(who had an idea is was a pair of SRD TX 100m up on a pair of cranes already). The signals were blocking the output of a local repeater (20 or so miles away). After a few locals had used contest level beams from a distance to sort out the location to a few 10's of metres, I drove about the location and created a heatmap.

Anyway... it can help ID a noise source location, and/or where the signals are RX so might help some sort out interference. I have not tried but I suspect a suitable antenna on a car and a scan of one of the VDSL 'steps' from the recent VDSL survey and a drive about a village etc might be interesting.

I might write it up a bit more with images etc if anyone shows interest.
 
BTW yes you can use it at HF just the frequencies you start/stop on the scan HAVE to complete before you move. So be realistic if you are mobile driving.
 
 

Tuesday, 5 September 2017

4SQ why homebrew you can buy all the bits :-)

One email was interesting.... I'll not reveal the sender.

In essence they asked... 4SQ why suggest anyone homebrew you can buy all the bits :-) I guess you can for a price. So lets just take this as an example... probably one of the more 'popular' hybrid controllers, this one even has a send the signal to all 4 a the same time option (expensive to add that bit I am sure!)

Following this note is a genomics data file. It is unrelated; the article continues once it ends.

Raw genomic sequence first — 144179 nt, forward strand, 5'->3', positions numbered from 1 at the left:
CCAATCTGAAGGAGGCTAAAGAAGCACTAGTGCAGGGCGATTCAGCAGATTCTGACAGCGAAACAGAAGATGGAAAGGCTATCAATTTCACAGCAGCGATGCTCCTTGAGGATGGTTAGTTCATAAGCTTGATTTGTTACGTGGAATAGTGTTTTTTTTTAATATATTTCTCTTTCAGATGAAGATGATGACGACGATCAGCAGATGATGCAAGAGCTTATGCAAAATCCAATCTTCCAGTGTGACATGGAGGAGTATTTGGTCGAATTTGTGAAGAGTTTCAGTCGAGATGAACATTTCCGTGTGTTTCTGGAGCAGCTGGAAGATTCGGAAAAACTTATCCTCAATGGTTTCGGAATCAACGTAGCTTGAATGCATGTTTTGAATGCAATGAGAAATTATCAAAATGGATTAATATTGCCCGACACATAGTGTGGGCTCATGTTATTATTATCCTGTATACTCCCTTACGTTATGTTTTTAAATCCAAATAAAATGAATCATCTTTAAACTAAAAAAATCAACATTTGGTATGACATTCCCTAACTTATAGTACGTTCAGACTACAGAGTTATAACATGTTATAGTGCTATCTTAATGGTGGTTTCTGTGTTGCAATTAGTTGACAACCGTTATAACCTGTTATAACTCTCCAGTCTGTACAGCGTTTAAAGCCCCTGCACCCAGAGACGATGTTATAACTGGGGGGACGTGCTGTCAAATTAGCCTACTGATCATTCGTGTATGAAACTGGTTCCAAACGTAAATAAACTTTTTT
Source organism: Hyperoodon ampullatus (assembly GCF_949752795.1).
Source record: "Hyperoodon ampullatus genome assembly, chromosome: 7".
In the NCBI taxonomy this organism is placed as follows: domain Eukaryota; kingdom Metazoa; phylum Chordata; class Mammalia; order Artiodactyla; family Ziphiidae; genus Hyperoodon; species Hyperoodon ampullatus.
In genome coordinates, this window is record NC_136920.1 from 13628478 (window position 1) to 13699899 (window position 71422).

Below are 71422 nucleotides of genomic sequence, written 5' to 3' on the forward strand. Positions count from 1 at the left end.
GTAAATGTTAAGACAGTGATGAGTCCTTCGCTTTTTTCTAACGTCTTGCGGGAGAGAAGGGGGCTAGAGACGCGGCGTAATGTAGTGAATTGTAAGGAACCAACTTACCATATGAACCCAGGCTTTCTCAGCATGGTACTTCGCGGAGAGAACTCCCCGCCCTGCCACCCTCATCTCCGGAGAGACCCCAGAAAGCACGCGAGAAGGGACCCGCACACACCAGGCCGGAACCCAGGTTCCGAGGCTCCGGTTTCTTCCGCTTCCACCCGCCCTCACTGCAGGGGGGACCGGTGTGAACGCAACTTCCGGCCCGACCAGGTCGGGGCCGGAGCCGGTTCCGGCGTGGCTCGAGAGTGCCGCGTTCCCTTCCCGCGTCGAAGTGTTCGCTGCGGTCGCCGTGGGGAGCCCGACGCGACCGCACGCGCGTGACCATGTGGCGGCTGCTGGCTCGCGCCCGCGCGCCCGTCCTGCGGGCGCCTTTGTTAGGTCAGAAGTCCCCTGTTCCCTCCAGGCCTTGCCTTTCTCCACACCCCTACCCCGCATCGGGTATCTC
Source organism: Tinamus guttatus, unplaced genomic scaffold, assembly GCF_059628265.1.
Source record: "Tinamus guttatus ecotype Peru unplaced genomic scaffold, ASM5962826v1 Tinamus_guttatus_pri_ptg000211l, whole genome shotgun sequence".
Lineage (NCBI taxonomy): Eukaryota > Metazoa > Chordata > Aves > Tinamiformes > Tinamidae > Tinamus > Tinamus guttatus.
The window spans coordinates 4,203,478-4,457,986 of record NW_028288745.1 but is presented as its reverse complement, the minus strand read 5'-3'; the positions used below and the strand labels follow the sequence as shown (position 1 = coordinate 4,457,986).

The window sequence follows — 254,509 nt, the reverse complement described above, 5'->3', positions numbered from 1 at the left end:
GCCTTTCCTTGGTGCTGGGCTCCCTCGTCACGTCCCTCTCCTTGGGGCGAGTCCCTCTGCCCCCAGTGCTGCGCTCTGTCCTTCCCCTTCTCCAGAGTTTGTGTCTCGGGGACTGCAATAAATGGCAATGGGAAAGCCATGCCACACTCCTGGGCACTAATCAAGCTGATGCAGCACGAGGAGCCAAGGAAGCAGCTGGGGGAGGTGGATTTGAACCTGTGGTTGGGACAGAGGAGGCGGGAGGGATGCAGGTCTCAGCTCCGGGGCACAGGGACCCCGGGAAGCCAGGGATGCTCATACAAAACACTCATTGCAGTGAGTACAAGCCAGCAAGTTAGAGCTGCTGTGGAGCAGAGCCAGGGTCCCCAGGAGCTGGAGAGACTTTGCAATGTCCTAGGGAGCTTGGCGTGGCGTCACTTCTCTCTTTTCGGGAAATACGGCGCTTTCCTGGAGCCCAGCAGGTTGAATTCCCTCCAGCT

https://www.thedxshop.com/as-4sq-40-four-square-hybrid-controller-for-40m.html

£598.99   Inc VAT

The 75 ohm matching cables £ 420 Inc VAT

You then have the actual 4 GP verticals, coax feeder to the control box, a 12-14V power supply that will switch the relays.  Very very conservatively add another £600 Inc VAT

That gives you a system that will cost about c£1500

Amusing to say the least.

Ok it is capable of KW+ and no construction or figuring out required. Well not much anyway, use a tape measure to layout the antennas and then screw a few PL259/SO239 together.

I'm going to see what a homebrew system for 40 might actually cost for qrp fans. Decent enclosures, so IP56 or better outside, powder coated Ali for the shack, masts and all cables and connectors included and pre-measured as an option as well. I will probably do the same for one using KW capable parts for those DX trips, and another for UK home and club use 100W/400W. I wonder if anyone would be interested? Contact me if you are as would be interesting to see what the interest is.

Might even see about using a 5th element as per the NCJ article a while back.